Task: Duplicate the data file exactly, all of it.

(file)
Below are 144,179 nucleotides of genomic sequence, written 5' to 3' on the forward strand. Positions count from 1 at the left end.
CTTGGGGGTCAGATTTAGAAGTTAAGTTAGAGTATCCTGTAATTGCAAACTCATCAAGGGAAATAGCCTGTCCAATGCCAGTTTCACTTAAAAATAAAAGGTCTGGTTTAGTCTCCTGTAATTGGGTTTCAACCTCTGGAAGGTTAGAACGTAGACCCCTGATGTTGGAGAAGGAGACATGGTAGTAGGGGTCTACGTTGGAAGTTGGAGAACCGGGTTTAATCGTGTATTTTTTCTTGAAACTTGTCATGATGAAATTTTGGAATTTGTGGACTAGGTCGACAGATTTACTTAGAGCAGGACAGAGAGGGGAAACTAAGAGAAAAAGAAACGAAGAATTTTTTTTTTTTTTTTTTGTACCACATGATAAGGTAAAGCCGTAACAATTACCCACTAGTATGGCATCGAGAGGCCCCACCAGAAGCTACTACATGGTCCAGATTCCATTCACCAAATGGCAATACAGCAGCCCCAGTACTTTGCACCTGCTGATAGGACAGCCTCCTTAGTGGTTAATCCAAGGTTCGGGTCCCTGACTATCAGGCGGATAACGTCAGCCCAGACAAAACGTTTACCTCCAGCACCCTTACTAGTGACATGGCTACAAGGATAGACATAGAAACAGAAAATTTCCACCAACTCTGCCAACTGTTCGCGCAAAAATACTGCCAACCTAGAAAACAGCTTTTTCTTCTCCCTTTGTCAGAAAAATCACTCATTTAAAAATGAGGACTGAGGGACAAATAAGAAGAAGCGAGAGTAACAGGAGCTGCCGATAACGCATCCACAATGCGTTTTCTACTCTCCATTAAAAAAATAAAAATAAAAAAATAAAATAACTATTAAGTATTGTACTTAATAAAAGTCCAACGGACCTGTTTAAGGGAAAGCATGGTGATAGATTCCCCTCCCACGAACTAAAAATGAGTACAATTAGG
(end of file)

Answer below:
Below are 144,179 nucleotides of genomic sequence, written 5' to 3' on the forward strand. Positions count from 1 at the left end.
CTTGGGGGTCAGATTTAGAAGTTAAGTTAGAGTATCCTGTAATTGCAAACTCATCAAGGGAAATAGCCTGTCCAATGCCAGTTTCACTTAAAAATAAAAGGTCTGGTTTAGTCTCCTGTAATTGGGTTTCAACCTCTGGAAGGTTAGAACGTAGACCCCTGATGTTGGAGAAGGAGACATGGTAGTAGGGGTCTACGTTGGAAGTTGGAGAACCGGGTTTAATCGTGTATTTTTTCTTGAAACTTGTCATGATGAAATTTTGGAATTTGTGGACTAGGTCGACAGATTTACTTAGAGCAGGACAGAGAGGGGAAACTAAGAGAAAAAGAAACGAAGAATTTTTTTTTTTTTTTTTTGTACCACATGATAAGGTAAAGCCGTAACAATTACCCACTAGTATGGCATCGAGAGGCCCCACCAGAAGCTACTACATGGTCCAGATTCCATTCACCAAATGGCAATACAGCAGCCCCAGTACTTTGCACCTGCTGATAGGACAGCCTCCTTAGTGGTTAATCCAAGGTTCGGGTCCCTGACTATCAGGCGGATAACGTCAGCCCAGACAAAACGTTTACCTCCAGCACCCTTACTAGTGACATGGCTACAAGGATAGACATAGAAACAGAAAATTTCCACCAACTCTGCCAACTGTTCGCGCAAAAATACTGCCAACCTAGAAAACAGCTTTTTCTTCTCCCTTTGTCAGAAAAATCACTCATTTAAAAATGAGGACTGAGGGACAAATAAGAAGAAGCGAGAGTAACAGGAGCTGCCGATAACGCATCCACAATGCGTTTTCTACTCTCCATTAAAAAAATAAAAATAAAAAAATAAAATAACTATTAAGTATTGTACTTAATAAAAGTCCAACGGACCTGTTTAAGGGAAAGCATGGTGATAGATTCCCCTCCCACGAACTAAAAATGAGTACAATTAGG